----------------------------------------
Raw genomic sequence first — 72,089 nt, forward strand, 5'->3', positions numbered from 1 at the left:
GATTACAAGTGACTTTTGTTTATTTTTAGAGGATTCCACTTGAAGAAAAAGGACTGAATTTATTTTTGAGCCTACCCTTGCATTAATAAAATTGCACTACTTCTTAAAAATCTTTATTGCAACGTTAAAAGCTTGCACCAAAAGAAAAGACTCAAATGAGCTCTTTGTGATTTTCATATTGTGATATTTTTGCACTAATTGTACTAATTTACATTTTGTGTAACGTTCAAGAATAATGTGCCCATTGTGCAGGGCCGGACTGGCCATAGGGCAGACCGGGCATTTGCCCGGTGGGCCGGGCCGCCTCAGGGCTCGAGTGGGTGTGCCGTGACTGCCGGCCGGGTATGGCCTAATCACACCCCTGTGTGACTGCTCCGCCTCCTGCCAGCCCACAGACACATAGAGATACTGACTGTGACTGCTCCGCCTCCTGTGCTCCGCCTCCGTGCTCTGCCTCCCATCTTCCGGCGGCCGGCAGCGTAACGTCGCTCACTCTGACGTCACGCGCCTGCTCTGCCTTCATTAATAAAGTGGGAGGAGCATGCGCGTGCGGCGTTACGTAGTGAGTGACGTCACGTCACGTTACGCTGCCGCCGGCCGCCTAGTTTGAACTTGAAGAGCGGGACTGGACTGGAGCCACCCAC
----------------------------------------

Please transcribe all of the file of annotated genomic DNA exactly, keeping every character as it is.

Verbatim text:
Raw genomic sequence first — 72,089 nt, forward strand, 5'->3', positions numbered from 1 at the left:
GATTACAAGTGACTTTTGTTTATTTTTAGAGGATTCCACTTGAAGAAAAAGGACTGAATTTATTTTTGAGCCTACCCTTGCATTAATAAAATTGCACTACTTCTTAAAAATCTTTATTGCAACGTTAAAAGCTTGCACCAAAAGAAAAGACTCAAATGAGCTCTTTGTGATTTTCATATTGTGATATTTTTGCACTAATTGTACTAATTTACATTTTGTGTAACGTTCAAGAATAATGTGCCCATTGTGCAGGGCCGGACTGGCCATAGGGCAGACCGGGCATTTGCCCGGTGGGCCGGGCCGCCTCAGGGCTCGAGTGGGTGTGCCGTGACTGCCGGCCGGGTATGGCCTAATCACACCCCTGTGTGACTGCTCCGCCTCCTGCCAGCCCACAGACACATAGAGATACTGACTGTGACTGCTCCGCCTCCTGTGCTCCGCCTCCGTGCTCTGCCTCCCATCTTCCGGCGGCCGGCAGCGTAACGTCGCTCACTCTGACGTCACGCGCCTGCTCTGCCTTCATTAATAAAGTGGGAGGAGCATGCGCGTGCGGCGTTACGTAGTGAGTGACGTCACGTCACGTTACGCTGCCGCCGGCCGCCTAGTTTGAACTTGAAGAGCGGGACTGGACTGGAGCCACCCAC